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All and Whole

Common mistake  
 
Native speakers of other languages mix these two up all the time when they speak English.
 
All and whole have very specific roles in situations. 
 
A thing to remember about all versus whole is where to put the definite article the.
 
So it is always all the whatever you are talking about.
  • All the eggs are broken. (everything, one, etc.)
  • All the football players get paid too much.
  • All the games you played as a child are boring as an adult.
The whole whatever you are talking abou we use the before whole.
  • The whole meal was spoiled. (complete, package, group etc.)
  • The whole company got a bonus at Christmas.
  • I loved you the whole time we were together.
They sound a little bit similar, ”all”, ”whole”, but they are not.

What’s the difference between all and whole?

Whole, you are talking about a complete something, a complete package, a complete group, a complete container of something.
 
So remember it has to be complete to use the word whole.
 
All, you are talking about everything, all of it. It is everything that’s involved with that noun.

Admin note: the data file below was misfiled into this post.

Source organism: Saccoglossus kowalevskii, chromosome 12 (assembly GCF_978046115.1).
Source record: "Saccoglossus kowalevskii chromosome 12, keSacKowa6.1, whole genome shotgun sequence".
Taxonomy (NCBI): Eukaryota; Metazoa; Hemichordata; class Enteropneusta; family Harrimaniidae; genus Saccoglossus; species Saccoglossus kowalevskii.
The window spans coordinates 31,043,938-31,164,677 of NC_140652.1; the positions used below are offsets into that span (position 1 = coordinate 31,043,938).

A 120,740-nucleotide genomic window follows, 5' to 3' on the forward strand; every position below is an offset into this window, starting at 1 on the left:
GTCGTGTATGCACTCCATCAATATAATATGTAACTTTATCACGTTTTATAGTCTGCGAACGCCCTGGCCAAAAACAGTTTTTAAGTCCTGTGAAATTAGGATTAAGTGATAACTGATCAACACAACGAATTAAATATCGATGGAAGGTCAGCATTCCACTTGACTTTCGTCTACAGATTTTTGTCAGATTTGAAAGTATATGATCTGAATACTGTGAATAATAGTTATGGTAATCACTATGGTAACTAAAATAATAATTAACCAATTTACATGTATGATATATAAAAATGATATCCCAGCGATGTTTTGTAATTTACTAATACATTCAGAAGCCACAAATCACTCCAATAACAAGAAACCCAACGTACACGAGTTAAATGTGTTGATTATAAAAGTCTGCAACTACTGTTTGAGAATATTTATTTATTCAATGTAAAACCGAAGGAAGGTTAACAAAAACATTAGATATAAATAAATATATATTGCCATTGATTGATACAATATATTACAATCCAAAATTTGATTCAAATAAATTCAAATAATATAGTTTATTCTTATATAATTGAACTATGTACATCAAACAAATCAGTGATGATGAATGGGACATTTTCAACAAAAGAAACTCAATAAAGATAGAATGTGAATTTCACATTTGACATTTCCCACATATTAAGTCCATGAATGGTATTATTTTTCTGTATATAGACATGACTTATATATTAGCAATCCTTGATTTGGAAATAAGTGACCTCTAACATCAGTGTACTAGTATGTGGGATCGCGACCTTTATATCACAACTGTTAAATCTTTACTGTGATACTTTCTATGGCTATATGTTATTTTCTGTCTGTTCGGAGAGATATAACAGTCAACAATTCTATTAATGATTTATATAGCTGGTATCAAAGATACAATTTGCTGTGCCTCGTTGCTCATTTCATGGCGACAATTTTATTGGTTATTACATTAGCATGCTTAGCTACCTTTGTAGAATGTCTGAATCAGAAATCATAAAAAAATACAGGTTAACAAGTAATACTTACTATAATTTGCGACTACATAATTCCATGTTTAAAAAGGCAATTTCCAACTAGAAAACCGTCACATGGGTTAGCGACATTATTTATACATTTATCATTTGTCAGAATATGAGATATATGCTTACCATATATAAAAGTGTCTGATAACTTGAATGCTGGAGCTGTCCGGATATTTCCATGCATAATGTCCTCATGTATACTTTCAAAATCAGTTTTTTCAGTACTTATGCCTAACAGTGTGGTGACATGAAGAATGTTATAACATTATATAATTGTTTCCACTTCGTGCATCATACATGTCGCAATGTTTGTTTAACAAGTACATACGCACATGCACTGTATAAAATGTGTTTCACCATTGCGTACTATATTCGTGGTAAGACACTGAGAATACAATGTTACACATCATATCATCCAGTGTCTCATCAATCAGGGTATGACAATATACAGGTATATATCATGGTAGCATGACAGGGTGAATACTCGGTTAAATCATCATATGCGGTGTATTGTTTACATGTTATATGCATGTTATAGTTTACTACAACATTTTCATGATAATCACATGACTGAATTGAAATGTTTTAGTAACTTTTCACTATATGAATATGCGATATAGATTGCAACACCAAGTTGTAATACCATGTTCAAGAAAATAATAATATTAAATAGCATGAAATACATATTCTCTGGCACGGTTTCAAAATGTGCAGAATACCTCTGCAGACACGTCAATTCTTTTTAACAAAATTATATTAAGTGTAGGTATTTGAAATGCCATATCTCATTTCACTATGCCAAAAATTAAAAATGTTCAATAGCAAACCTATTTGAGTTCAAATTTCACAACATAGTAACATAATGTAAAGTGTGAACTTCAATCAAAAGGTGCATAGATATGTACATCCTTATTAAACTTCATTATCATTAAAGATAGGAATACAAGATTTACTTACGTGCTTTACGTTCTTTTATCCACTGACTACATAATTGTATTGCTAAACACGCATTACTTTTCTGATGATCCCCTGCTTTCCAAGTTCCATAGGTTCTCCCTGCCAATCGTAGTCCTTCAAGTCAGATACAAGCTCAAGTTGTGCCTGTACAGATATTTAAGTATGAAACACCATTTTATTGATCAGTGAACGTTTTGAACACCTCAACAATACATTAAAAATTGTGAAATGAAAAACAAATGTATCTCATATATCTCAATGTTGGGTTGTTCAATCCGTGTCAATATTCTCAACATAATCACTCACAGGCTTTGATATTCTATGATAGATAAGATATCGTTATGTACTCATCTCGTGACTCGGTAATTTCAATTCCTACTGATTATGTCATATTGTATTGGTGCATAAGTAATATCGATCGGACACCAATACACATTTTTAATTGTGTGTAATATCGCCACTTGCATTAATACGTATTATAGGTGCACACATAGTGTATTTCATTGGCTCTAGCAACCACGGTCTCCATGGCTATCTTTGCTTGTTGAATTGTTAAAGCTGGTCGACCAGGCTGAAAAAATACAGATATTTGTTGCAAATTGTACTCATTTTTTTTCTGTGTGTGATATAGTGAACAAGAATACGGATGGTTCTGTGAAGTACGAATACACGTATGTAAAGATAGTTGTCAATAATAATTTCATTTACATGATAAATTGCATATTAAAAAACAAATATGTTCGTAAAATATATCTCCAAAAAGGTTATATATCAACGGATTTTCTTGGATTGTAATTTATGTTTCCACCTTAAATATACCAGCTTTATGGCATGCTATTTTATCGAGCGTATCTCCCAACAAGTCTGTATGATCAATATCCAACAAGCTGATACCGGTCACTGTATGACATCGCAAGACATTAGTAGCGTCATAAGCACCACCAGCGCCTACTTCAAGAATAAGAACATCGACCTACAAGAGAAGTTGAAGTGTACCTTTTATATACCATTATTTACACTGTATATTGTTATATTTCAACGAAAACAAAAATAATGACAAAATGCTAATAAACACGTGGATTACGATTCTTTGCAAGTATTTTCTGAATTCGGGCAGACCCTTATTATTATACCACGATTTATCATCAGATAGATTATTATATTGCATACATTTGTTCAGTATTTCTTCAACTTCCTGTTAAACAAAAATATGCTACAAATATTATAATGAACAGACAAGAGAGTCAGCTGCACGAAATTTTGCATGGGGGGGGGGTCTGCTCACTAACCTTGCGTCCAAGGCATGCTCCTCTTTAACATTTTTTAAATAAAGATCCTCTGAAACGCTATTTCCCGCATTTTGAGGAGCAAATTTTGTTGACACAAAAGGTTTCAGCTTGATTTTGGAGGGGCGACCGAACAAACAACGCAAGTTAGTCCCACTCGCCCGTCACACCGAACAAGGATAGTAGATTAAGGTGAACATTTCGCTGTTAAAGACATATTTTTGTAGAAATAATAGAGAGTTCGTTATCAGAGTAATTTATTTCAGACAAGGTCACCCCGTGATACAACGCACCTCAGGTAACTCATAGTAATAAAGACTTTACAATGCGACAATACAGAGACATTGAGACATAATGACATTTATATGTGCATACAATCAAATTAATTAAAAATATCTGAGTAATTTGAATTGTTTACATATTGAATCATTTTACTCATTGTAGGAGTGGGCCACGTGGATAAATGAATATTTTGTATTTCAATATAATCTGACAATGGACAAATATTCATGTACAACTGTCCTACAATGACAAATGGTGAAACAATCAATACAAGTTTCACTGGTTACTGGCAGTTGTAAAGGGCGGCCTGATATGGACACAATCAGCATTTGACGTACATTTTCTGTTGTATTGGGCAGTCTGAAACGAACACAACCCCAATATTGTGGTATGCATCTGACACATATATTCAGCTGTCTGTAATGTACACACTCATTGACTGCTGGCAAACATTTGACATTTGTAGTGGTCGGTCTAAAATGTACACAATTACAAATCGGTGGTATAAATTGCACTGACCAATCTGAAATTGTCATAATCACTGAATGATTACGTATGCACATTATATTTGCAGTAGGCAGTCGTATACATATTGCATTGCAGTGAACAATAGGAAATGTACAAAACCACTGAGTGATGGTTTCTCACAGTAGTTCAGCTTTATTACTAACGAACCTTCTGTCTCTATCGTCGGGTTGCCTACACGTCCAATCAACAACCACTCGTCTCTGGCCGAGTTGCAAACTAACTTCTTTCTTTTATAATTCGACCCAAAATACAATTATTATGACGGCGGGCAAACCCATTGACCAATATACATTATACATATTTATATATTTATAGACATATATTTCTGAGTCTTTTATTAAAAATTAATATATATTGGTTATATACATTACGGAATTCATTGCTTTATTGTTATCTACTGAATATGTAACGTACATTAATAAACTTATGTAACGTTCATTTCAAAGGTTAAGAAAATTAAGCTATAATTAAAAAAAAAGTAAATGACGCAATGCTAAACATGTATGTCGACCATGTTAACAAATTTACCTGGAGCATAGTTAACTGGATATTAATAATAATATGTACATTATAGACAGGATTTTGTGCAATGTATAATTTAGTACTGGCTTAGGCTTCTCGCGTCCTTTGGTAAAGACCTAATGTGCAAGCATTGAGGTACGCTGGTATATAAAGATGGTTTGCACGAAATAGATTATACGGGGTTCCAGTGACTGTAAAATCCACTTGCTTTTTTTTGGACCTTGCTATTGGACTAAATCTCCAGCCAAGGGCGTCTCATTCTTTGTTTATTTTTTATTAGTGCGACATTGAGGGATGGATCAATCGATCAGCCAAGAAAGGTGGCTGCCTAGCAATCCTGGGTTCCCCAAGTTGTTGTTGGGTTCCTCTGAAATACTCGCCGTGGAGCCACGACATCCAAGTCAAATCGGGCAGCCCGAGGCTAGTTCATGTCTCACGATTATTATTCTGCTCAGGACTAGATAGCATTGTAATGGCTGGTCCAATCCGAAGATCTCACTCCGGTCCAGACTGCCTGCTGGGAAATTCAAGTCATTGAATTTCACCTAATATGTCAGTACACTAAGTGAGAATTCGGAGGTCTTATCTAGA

• The baby cried all the time. (All the time doesn’t mean crying every minute. It means the baby cried then stopped, then cried again on and off thoughout the trip). 
  • The baby cried the whole time. (It means crying every minute non-stop).
  • I slept all night.
  • I slept the whole night.

What’s the difference between these two?

  • All my friends came. (talking about individuals) The possessive adjective (my, his, your, etc.) comes after all .
  • My whole group of friends came. (talking about the group) The possessive adjective (my, his, your, etc.) comes before whole.
  • All cities were destroyed. (It means no more cities, every city – destroyed.)
  • Whole cities were destroyed. (It means some cities were completely destroyed.)
With non countable nouns (water, tea, beer etc.), you’re usually going to use all with a singular.
  • All the beer had been drunk.
  • All the water was gone.
With countable noun, you’re usually going to use whole with a singular. We only use all of with an object pronoun - all of them, all of it, all of us.
  • All of us got drunk on beer.
  • All of the cake was eaten.
  • All students need to come to class early tomorrow.
  • The whole class needs to come early tomorrow.
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